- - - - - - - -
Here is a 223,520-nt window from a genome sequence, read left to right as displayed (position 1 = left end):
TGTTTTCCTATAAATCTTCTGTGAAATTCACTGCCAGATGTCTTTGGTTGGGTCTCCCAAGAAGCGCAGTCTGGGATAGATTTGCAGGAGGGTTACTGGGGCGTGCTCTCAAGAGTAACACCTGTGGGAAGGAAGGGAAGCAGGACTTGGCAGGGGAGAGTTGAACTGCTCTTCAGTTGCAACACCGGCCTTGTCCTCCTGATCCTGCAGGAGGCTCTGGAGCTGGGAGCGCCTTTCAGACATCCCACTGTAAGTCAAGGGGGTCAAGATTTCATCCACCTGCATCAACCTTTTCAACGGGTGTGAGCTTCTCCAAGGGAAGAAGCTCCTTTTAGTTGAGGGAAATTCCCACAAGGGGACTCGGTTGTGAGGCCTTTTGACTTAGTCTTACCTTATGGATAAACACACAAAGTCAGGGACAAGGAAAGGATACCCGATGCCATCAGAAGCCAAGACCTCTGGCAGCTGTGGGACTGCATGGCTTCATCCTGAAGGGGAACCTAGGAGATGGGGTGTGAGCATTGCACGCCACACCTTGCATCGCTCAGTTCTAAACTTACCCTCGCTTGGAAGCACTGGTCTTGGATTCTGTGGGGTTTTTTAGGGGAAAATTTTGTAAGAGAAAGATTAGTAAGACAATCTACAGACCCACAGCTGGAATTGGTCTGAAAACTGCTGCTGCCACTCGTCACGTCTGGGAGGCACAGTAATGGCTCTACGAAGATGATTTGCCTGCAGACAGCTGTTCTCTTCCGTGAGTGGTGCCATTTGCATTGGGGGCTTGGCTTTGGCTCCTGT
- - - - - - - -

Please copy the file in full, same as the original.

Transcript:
Here is a 223,520-nt window from a genome sequence, read left to right as displayed (position 1 = left end):
TGTTTTCCTATAAATCTTCTGTGAAATTCACTGCCAGATGTCTTTGGTTGGGTCTCCCAAGAAGCGCAGTCTGGGATAGATTTGCAGGAGGGTTACTGGGGCGTGCTCTCAAGAGTAACACCTGTGGGAAGGAAGGGAAGCAGGACTTGGCAGGGGAGAGTTGAACTGCTCTTCAGTTGCAACACCGGCCTTGTCCTCCTGATCCTGCAGGAGGCTCTGGAGCTGGGAGCGCCTTTCAGACATCCCACTGTAAGTCAAGGGGGTCAAGATTTCATCCACCTGCATCAACCTTTTCAACGGGTGTGAGCTTCTCCAAGGGAAGAAGCTCCTTTTAGTTGAGGGAAATTCCCACAAGGGGACTCGGTTGTGAGGCCTTTTGACTTAGTCTTACCTTATGGATAAACACACAAAGTCAGGGACAAGGAAAGGATACCCGATGCCATCAGAAGCCAAGACCTCTGGCAGCTGTGGGACTGCATGGCTTCATCCTGAAGGGGAACCTAGGAGATGGGGTGTGAGCATTGCACGCCACACCTTGCATCGCTCAGTTCTAAACTTACCCTCGCTTGGAAGCACTGGTCTTGGATTCTGTGGGGTTTTTTAGGGGAAAATTTTGTAAGAGAAAGATTAGTAAGACAATCTACAGACCCACAGCTGGAATTGGTCTGAAAACTGCTGCTGCCACTCGTCACGTCTGGGAGGCACAGTAATGGCTCTACGAAGATGATTTGCCTGCAGACAGCTGTTCTCTTCCGTGAGTGGTGCCATTTGCATTGGGGGCTTGGCTTTGGCTCCTGT